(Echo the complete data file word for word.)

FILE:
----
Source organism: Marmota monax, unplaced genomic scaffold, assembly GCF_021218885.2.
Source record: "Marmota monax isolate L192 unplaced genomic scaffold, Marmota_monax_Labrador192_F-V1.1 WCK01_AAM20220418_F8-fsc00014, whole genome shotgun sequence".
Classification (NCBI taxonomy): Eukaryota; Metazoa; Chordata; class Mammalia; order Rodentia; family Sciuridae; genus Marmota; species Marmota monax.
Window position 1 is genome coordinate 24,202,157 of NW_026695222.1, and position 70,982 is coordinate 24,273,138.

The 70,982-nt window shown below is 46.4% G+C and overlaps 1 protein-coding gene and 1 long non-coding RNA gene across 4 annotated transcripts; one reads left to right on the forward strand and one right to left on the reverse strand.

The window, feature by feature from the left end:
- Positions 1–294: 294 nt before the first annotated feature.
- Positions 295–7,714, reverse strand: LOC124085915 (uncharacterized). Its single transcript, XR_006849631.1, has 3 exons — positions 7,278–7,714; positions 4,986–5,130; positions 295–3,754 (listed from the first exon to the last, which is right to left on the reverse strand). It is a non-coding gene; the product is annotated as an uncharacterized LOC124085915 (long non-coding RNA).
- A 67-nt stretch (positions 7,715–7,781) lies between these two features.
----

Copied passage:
Source organism: Marmota monax, unplaced genomic scaffold, assembly GCF_021218885.2.
Source record: "Marmota monax isolate L192 unplaced genomic scaffold, Marmota_monax_Labrador192_F-V1.1 WCK01_AAM20220418_F8-fsc00014, whole genome shotgun sequence".
Classification (NCBI taxonomy): Eukaryota; Metazoa; Chordata; class Mammalia; order Rodentia; family Sciuridae; genus Marmota; species Marmota monax.
Window position 1 is genome coordinate 24,202,157 of NW_026695222.1, and position 70,982 is coordinate 24,273,138.

The 70,982-nt window shown below is 46.4% G+C and overlaps 1 protein-coding gene and 1 long non-coding RNA gene across 4 annotated transcripts; one reads left to right on the forward strand and one right to left on the reverse strand.

The window, feature by feature from the left end:
- Positions 1–294: 294 nt before the first annotated feature.
- Positions 295–7,714, reverse strand: LOC124085915 (uncharacterized). Its single transcript, XR_006849631.1, has 3 exons — positions 7,278–7,714; positions 4,986–5,130; positions 295–3,754 (listed from the first exon to the last, which is right to left on the reverse strand). It is a non-coding gene; the product is annotated as an uncharacterized LOC124085915 (long non-coding RNA).
- A 67-nt stretch (positions 7,715–7,781) lies between these two features.